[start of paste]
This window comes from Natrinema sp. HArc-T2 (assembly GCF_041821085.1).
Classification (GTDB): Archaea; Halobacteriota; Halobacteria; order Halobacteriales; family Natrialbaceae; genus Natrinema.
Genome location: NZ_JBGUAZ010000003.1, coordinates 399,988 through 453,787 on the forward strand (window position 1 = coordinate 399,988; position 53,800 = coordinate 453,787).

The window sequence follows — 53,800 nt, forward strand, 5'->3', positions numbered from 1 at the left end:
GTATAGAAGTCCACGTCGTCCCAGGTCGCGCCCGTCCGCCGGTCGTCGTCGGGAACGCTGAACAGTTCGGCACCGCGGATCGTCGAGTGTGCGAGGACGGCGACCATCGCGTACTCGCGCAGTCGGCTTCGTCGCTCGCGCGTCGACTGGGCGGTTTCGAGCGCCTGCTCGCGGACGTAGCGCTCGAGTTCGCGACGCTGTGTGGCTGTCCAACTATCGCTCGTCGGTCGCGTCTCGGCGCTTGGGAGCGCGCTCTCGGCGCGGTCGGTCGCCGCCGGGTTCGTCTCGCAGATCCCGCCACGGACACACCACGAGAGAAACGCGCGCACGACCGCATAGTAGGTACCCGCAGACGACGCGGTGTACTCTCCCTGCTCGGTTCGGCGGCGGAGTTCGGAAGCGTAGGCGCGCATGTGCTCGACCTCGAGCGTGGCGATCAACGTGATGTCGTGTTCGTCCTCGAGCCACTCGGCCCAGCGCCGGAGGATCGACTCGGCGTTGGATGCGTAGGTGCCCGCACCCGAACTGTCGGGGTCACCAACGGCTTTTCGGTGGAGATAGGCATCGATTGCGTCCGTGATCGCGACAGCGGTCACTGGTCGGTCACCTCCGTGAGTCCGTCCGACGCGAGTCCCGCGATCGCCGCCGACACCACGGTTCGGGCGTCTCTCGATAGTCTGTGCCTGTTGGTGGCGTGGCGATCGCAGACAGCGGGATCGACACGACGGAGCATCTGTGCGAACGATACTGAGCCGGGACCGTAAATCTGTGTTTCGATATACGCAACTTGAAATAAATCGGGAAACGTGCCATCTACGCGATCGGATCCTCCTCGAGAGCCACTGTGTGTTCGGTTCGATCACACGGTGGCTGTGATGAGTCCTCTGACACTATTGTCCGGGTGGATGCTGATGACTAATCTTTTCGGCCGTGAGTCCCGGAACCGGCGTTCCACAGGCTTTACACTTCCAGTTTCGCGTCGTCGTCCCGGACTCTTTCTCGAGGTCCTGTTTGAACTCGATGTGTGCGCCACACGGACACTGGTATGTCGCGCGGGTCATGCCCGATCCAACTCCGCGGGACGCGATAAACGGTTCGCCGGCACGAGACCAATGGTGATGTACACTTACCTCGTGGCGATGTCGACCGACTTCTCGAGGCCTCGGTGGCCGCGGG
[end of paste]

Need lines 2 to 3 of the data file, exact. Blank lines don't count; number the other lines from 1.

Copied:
Classification (GTDB): Archaea; Halobacteriota; Halobacteria; order Halobacteriales; family Natrialbaceae; genus Natrinema.
Genome location: NZ_JBGUAZ010000003.1, coordinates 399,988 through 453,787 on the forward strand (window position 1 = coordinate 399,988; position 53,800 = coordinate 453,787).